STEP 6: You realize Prelims is close, and you have only two months. You do your best ( or give up ) , but you have already missed the bus.
STEP 7 : You repeat STEP 1, with more promises, and lesser enthusiasm. And you change the calendar on the wall.
#5 Breaking the vicious cycle.
To break this vicious cycle, you need to know when to prepare for Mains, and when to prepare for Prelims.
You also need to ensure that you peak at the right time. For example, answer writing for Mains should not peak before the Mains exam.
Similarly, the habit of solving MCQs also should not peak this year itself. You must peak at the right time.
We are coming up with a plan to break this vicious cycle, provided you are determined enough to work hard.
Or at least be sincere in whatever you do.
#6 Building the Knowledge Base
Since Prajit was practising Mains Marathon in 2016 and secured a rank 87, you must not repeat what he did.
You need to build an adequate knowledge base first.
And much like building Rome, It does not happen in a day. It takes time, but if you work hard enough, with some consistency, you will get there.
#7 But I know everything
“I have been preparing for UPSC for past 3 years, and I know everything. I have made my own notes, read every book, and have taken so many classes.”
First, None of us can claim to know everything.
Second, you do not need to know everything.
Third, you have no way of knowing what you do not know, unless you write the exam.
Because if you knew what you do not know, you would study that topic and know it.
#8 But isn’t the UPSC syllabus infinite? How am I supposed to know everything?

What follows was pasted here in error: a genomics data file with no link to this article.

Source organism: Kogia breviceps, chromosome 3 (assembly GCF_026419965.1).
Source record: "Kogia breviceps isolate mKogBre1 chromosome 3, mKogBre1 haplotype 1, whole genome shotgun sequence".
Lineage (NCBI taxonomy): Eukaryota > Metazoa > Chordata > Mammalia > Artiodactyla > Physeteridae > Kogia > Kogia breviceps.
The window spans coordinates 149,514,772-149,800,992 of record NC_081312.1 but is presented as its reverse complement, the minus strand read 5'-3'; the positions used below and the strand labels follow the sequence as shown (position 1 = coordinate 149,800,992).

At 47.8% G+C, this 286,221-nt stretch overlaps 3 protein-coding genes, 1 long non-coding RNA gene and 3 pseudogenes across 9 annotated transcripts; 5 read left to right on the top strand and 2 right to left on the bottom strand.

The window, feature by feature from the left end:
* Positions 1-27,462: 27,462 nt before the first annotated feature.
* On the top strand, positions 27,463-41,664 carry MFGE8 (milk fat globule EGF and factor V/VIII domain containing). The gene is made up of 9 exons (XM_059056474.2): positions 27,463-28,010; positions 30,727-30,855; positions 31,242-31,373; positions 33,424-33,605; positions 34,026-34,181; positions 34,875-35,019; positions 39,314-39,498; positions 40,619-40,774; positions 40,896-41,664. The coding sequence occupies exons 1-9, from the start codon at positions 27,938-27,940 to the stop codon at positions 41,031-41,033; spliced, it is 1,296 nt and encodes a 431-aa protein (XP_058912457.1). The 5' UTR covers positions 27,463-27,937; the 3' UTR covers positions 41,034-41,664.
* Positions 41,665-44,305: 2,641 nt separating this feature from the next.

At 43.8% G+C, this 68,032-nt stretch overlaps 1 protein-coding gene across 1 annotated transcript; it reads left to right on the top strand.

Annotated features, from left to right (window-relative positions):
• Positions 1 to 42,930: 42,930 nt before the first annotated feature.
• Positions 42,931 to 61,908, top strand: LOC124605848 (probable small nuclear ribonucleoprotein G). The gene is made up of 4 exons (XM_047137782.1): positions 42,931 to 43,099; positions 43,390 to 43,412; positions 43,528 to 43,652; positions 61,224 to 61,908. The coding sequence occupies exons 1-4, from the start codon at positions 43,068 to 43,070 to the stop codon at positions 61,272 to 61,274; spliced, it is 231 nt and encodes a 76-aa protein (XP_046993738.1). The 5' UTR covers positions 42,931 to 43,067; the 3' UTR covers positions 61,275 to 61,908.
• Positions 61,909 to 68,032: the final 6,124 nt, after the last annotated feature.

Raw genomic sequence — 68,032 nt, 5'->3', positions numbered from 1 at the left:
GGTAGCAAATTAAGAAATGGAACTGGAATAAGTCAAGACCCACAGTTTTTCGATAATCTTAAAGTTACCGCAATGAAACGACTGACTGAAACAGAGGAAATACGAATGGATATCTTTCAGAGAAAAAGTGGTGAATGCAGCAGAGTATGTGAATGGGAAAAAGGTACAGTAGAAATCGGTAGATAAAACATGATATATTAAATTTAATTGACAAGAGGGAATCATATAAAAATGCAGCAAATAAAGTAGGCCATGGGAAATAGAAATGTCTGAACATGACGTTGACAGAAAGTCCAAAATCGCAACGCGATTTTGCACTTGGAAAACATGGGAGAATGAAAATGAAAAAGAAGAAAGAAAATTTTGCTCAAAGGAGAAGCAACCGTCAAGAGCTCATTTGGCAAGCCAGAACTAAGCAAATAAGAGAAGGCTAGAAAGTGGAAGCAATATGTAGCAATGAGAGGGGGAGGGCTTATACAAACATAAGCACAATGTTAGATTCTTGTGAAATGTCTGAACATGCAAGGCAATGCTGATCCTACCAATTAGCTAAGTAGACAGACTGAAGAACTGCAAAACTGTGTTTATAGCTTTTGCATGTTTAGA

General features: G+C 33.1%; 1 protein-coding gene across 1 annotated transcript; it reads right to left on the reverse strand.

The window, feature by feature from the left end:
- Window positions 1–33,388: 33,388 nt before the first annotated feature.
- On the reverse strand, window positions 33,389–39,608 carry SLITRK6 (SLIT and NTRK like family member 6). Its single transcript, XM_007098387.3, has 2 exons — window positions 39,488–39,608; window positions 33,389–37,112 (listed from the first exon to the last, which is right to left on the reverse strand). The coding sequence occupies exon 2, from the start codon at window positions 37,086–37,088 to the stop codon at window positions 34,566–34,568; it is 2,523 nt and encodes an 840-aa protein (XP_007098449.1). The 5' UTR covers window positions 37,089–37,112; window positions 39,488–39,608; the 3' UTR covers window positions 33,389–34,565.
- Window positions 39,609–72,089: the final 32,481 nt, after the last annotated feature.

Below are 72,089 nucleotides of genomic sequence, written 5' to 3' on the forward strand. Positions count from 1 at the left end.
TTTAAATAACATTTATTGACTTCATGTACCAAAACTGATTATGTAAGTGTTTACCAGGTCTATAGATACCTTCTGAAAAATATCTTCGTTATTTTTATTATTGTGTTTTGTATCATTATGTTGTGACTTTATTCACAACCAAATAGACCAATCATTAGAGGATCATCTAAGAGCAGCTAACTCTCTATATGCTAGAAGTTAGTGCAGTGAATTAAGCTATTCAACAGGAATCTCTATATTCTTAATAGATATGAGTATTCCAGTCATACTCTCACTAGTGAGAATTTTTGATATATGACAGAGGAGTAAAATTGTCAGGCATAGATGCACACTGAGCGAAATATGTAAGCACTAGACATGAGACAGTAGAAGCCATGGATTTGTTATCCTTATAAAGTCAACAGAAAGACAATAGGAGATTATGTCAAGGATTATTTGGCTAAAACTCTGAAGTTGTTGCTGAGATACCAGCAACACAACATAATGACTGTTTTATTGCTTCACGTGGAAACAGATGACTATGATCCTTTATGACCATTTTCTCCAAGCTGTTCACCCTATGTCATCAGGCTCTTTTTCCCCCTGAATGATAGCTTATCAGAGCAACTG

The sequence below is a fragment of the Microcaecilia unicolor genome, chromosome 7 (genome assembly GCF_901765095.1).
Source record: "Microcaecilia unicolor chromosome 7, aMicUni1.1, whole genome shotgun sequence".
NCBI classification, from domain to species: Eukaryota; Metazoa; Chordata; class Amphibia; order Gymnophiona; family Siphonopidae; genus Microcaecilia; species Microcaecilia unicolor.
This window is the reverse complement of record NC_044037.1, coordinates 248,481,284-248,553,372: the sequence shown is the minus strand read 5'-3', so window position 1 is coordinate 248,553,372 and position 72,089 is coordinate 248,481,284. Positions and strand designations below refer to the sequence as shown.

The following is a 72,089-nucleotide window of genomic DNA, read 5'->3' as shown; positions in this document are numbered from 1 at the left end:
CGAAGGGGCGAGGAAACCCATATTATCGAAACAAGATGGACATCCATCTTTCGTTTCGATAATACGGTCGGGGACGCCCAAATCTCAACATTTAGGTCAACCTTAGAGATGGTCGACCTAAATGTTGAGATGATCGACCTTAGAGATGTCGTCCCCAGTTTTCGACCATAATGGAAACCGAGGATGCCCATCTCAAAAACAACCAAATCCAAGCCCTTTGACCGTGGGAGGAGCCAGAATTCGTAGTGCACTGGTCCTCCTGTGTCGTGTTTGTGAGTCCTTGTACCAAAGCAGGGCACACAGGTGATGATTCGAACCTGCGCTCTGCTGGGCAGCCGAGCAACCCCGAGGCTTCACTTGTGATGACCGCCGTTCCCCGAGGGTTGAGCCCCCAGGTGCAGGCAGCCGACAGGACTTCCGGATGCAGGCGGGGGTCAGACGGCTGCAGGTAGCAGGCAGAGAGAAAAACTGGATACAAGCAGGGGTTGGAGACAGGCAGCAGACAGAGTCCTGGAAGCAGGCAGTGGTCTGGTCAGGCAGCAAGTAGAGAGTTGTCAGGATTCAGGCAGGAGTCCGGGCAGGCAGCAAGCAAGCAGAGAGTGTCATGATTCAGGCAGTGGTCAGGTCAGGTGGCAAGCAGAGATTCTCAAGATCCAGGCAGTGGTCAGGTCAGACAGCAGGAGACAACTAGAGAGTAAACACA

Again we have two things to tell you.
First, there is a locus to the UPSC Syllabus. By which we mean there is a minimum outer boundary to the syllabus.
Second, the UPSC syllabus is not infinite. It is merely porous. There is a difference.
And you must prepare for it according to the syllabus.
You need not know everything, but you do need to have a solid knowledge base. We’ll help you build that for 2018 that will help sale through both prelims and mains.
#9 Why it becomes difficult to break the vicious cycle as your number of attempts increase?
We at ForumIAS Offline, had almost every single student who had faced some failure in their previous attempts.
The problem with failure is that, it reinforces wrong notions more deeply in your mind.
- I only solved 2000 questions this year. I must solve 10,000 MCQs this year.
- There is no use studying, you must only practice.
- No one can teach you anything.
- Luck , and not hard work is how you crack CSE.
Candidates with high number of attempts( 2+), usually face the below problems.
- They no longer have the same level of energy, motivation, or peer group to study.
- They have studied something of everything, but full of nothing, so reading the same books/ taking same classes irritates them.
- They do not make new notes at all, and are stuck with notes which are 2-3 years old when they first stated preparation.
- They have reached a knowledge plateau – with each passing day, they learn nothing new.
What we plan to do for 2018 to solve this problem ?
There are two components of Civil Services preparation
- A minimum Knowledge Base for preparation
- Problem Solving Skills and Answer Writing Practice
While the MGP provides the near-perfect solution for developing answer writing Skills ; and the Prelims Test Series helps develop problem solving skills, we plan to expand the scope of our Guidance Program to do develope the Knowledge Base too.
We have spoken to a lot of our former and existing students, and we will come up with the full plan in the next 2-3 days.
Rest assured that the plan will be aimed to ensure more predictable results and will be a gold standard in IAS preparation.
( We will soon release some casual videos of our Students / Community members ) We did not release it after Prelims because then too many people would join MGP, – even those people who dont even need MGP, or those people whom we cannot really help.
Feel free to come up with suggestions or you can always write to us email@example.com
We’ll get back to you with more details in the next 48 hours.